I don’t know what’s going on in this picture, but I know it’s not February 3, 2008.

I hugged and gave them each a kiss and took off, rejuvenated from just seeing them there. It already meant a lot that they came, but the fact that they were here, cheering for me out of all these other runners, was enough to bring back the smile on my face and some fresh energy in my legs.

The course took us around the National Mall, past the Capitol and back down Jefferson Drive.

And that was when my calves locked up. Mile 19 was hard. Probably the hardest mile of the entire race for me. My sisters were there again, but this time I didn’t have the energy to run over and hug them. I tried to smile, but I think it came off as a grimace.

Vroom! Not really. I was hurting at this point.

At the next aid station, I gulped down three cups of Gatorade, hoping the salinity of the drink would help with the tightening in my legs. I kept pushing toward the 14th Street Bridge, which would take us back into Virginia and ever closer to the finish line.

What mile 19 brought in physical distress, mile 20 brought in mental angst. That bridge looked 12 miles long. All uphill. With no one cheering us on. My mind started playing tricks on me. I couldn’t concentrate on any one thought for more than a few minutes, and I didn’t know if I was technically running anymore. I wasn’t alone, though. I think there were more walkers than runners at this point, but out of pride, I kept making the motions of running as much as possible. Fake it til you make it.

When we arrived back in Virginia, I told myself that I would walk at every mile marker for the rest of the race. It would be a little reward for getting through each of them. Miles 21-23 were, well, just difficult. The watch I was wearing had died, so I just guessed at how long my minute breaks were. Some of them were longer than others.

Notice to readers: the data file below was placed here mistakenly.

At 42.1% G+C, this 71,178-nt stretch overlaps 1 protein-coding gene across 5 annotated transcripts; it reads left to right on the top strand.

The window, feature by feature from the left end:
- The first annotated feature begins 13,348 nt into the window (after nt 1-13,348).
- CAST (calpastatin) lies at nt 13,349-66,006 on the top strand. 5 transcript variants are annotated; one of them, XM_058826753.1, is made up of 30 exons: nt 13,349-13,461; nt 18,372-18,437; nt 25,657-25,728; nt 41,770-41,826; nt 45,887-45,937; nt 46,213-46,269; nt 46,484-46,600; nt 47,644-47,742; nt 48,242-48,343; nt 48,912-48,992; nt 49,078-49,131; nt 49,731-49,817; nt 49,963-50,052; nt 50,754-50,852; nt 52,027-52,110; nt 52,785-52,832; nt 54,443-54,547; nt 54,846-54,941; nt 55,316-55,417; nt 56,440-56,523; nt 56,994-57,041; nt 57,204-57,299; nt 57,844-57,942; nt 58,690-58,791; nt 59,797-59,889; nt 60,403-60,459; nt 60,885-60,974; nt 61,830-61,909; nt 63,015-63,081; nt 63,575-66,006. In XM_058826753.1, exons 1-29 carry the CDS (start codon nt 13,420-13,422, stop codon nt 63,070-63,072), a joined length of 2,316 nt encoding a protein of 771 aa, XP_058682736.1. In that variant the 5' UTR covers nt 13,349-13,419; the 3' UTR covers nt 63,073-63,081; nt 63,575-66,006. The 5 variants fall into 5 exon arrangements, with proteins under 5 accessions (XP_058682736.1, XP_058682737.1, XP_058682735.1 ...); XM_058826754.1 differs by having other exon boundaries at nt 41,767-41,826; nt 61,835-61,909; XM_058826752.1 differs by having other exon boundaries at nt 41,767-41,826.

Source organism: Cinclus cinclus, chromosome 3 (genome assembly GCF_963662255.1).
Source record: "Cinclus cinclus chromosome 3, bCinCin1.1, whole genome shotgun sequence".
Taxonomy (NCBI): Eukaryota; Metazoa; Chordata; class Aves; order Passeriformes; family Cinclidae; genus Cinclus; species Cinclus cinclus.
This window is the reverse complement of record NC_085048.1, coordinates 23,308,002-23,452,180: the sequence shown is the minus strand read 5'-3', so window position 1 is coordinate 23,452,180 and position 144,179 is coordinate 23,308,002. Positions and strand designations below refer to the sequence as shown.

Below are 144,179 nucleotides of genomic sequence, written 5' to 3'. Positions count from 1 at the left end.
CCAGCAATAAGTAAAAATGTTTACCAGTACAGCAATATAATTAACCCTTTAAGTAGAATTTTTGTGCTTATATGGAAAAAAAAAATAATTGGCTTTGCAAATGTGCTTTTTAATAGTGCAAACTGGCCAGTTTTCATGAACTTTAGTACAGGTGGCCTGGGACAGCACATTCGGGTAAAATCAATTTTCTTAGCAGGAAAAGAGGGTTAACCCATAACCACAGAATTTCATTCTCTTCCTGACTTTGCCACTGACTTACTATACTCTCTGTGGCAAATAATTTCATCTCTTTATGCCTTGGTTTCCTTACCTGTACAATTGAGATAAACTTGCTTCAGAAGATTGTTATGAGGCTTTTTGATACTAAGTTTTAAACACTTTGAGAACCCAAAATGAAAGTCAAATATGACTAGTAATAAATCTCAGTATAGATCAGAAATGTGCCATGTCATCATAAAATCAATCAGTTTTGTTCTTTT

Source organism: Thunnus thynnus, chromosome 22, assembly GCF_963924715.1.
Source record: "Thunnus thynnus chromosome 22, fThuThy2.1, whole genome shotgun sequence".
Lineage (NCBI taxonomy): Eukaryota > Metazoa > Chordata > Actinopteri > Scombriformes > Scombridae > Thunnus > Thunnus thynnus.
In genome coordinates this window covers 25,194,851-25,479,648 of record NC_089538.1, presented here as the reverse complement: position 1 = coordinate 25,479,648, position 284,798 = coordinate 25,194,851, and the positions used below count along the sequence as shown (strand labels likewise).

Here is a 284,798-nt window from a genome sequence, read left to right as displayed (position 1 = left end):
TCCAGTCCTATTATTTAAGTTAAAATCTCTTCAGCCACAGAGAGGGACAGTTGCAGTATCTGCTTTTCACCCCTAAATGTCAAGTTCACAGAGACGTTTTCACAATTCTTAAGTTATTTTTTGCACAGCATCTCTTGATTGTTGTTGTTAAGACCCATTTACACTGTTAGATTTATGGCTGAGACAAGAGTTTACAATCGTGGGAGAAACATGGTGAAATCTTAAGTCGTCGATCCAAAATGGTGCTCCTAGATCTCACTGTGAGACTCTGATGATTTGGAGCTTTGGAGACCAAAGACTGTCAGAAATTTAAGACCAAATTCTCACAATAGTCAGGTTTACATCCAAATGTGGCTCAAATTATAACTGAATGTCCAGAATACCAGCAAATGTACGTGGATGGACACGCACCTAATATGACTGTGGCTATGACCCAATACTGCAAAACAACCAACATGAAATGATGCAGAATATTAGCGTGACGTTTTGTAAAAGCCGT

At mile 24, right in front of the Pentagon, I picked up my feet and found some fresh legs. I know this sounds crazy, but it actually felt better to run at that point than to walk. I bought into that idea and kept going at an 11:00/mile pace. Good enough for me.

For most of the race, the aid stations had been positioned about a hundred yards before the mile marker. We were about to descend a parkway off-ramp onto the Jefferson Davis Highway when I spotted the last water stop below. I perked up at the thought of making it to that station with just a mile to go. Call it a pleasant surprise when mile 25 appeared before the off-ramp! I took one last gulp of Gatorade and set out to finish this thing.

And once again, my sisters had found me. I don’t even know how they got to mile 25 and a half-ish (there is a story involving some barefoot running and payment to a guy driving a coach that I still don’t fully understand), but there they were, standing on the side of the road and cheering for me. I wanted to run over and hug them for a long time, but more than that, I wanted to show them that I could finish this race strong. They ran alongside me for awhile, and Donna snapped this pic a few hundred yards before the finish line.

Even though it looks like I’m walking here, I can assure you I was running.

I made the turn up the hill for that last .2 miles and couldn’t hold back my emotions. Only it wasn’t crying. It was elation. I involuntarily laughed and let out a sound that was somewhere between relief and euphoria. I charged up the hill, raised my hands in the air and crossed the finish line with a smile on my face.

The Marine who gave me my medal. What a humbling experience.


Official chip time: 4:53:29

I know that’s not the fastest time in the world, but it was good enough for 13,613th place, and I couldn’t be prouder of it.